After some deliberation, we narrowed down our focus to two options, Attribute Based Access Control (ABAC) and Role Based Access Control (RBAC). In ABAC, the access is provided based on policies defined on the user, the resource or the environment. This provides a lot of granularity because you can define policies as you see fit. RBAC on the other hand relies only on the role assigned to a user. This has some downsides, for example the object’s properties are not taken in account while providing access, but the huge upside was that it is the most user friendly out of all the models we looked at. We decided that we’d go with RBAC with a limited use of policies if needed.
2. Product Architecture design
I started by doing an inventory of the whole product. This involved looking at what types of resources exist our ecosystem, what different types of actions can a user perform on these resources and all the different contexts under which these actions can be performed.
The second exercise that I did was to come up with a list of roles, that could act as a base to build upon. For this, I looked at how the current product behaved, as we sought to emulate this behaviour. Whenever the behaviour was not consistent, I took small decisions to reach consistency.
In the end, all I did was to surface the information that was buried deep inside uncountable lines of code so we could start having a common understanding of the product.
A secondary outcome of this exercise was that it deepened my understanding and appreciation for the product.
3. Interface design
The interface needed to reflect the state of the system. Instead of designing for specific contexts, we defined general rules that could be followed product wide. Some examples are,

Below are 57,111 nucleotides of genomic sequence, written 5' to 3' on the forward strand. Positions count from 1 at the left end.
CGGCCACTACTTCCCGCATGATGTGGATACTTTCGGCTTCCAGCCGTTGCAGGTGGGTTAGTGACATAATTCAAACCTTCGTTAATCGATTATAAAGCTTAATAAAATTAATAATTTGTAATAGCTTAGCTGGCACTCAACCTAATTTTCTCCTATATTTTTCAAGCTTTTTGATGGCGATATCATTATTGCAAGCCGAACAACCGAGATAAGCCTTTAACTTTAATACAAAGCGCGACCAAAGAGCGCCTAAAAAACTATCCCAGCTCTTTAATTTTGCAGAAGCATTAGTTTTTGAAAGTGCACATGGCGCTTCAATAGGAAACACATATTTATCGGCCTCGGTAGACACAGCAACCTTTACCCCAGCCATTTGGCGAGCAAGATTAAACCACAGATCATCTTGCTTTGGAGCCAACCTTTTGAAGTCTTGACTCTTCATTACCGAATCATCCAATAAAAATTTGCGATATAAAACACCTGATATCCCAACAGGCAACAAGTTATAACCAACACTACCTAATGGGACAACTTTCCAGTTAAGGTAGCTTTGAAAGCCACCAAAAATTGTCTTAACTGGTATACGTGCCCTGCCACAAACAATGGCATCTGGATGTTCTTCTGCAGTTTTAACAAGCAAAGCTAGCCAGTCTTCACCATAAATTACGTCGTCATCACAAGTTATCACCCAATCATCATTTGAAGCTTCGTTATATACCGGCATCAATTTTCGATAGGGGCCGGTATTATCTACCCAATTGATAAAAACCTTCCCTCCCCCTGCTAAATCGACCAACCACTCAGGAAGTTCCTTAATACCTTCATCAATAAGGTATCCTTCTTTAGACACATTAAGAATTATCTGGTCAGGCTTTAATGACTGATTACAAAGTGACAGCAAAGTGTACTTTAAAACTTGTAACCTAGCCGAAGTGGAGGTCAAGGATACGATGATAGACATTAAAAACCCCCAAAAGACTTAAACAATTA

Some of the above functionality (editing roles and requesting for permissions) was left out of the first release. Anudeep (Product designer) who was already working on sharing flows for Collections (an entity in Postman) took care of management of roles for that part of the product and also standardise the format of resource specific role management for the future.
Both the user experience and the technical constraints ruled out the possibility for a team using both the older and the newer access control system. Therefore, we had to design paths for teams to migrate to the new system, while also taking all their data and members along.
I created a simple flowchart to capture all the possible flows and states. This accounted for all notifications and state changes which can occur during the migration process.
The flowchart server two purposes:
- Orchestrating releases of atleast 7 different services by making clear the expectations of how each part should behave.
- Brandon (the UX writer) and I used this to also align the copy across the product, product documentation and marketing.
We had several criteria for success of the feature
- No regression because of adoption. With the data and inputs (from users) we have till now, we consider ourselves successful on this criterion. Though we still have to see some of the bigger teams and power users make the shift, we don’t expect this to change a lot.
- Future features around access control to have smaller turn-around time. We have only limited basis for making a judgement right now since this is a recent release. However, the next feature in development is using this and it is generally felt that in absence of the new Access Control System, development would have taken longer.